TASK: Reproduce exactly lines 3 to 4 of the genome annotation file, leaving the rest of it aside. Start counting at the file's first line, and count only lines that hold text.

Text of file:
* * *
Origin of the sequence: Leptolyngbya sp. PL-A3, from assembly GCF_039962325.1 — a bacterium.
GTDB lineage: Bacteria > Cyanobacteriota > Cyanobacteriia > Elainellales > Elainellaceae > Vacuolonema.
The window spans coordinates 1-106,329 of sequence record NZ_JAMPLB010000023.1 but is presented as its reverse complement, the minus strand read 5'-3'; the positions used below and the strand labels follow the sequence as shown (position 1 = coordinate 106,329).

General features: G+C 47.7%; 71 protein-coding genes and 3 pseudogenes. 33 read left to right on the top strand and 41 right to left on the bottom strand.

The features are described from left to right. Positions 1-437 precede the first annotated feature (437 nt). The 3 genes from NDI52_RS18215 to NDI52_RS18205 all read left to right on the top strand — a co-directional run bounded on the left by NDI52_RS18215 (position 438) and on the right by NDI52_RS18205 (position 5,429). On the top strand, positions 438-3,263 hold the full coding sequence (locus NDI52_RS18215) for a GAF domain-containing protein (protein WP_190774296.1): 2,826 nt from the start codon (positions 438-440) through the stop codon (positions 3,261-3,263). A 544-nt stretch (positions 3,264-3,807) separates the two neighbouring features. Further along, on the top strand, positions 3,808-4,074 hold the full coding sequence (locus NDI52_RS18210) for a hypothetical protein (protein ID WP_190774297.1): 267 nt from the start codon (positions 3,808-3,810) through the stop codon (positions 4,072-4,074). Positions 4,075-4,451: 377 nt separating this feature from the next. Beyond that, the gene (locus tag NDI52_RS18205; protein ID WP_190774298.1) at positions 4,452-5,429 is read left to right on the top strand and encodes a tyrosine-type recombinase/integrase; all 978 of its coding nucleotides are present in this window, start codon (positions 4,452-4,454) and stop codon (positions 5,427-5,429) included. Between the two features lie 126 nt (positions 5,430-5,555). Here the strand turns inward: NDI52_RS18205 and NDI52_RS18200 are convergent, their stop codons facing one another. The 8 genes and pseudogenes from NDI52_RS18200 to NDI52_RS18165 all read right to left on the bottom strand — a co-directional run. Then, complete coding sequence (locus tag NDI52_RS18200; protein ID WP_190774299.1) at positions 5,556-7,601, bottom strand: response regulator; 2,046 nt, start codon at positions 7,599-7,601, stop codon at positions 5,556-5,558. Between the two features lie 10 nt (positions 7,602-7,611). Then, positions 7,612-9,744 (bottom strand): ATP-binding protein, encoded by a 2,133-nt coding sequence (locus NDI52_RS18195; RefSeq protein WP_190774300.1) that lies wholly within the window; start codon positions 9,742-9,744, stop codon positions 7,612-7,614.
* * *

The window spans coordinates 1-106,329 of sequence record NZ_JAMPLB010000023.1 but is presented as its reverse complement, the minus strand read 5'-3'; the positions used below and the strand labels follow the sequence as shown (position 1 = coordinate 106,329).

General features: G+C 47.7%; 71 protein-coding genes and 3 pseudogenes. 33 read left to right on the top strand and 41 right to left on the bottom strand.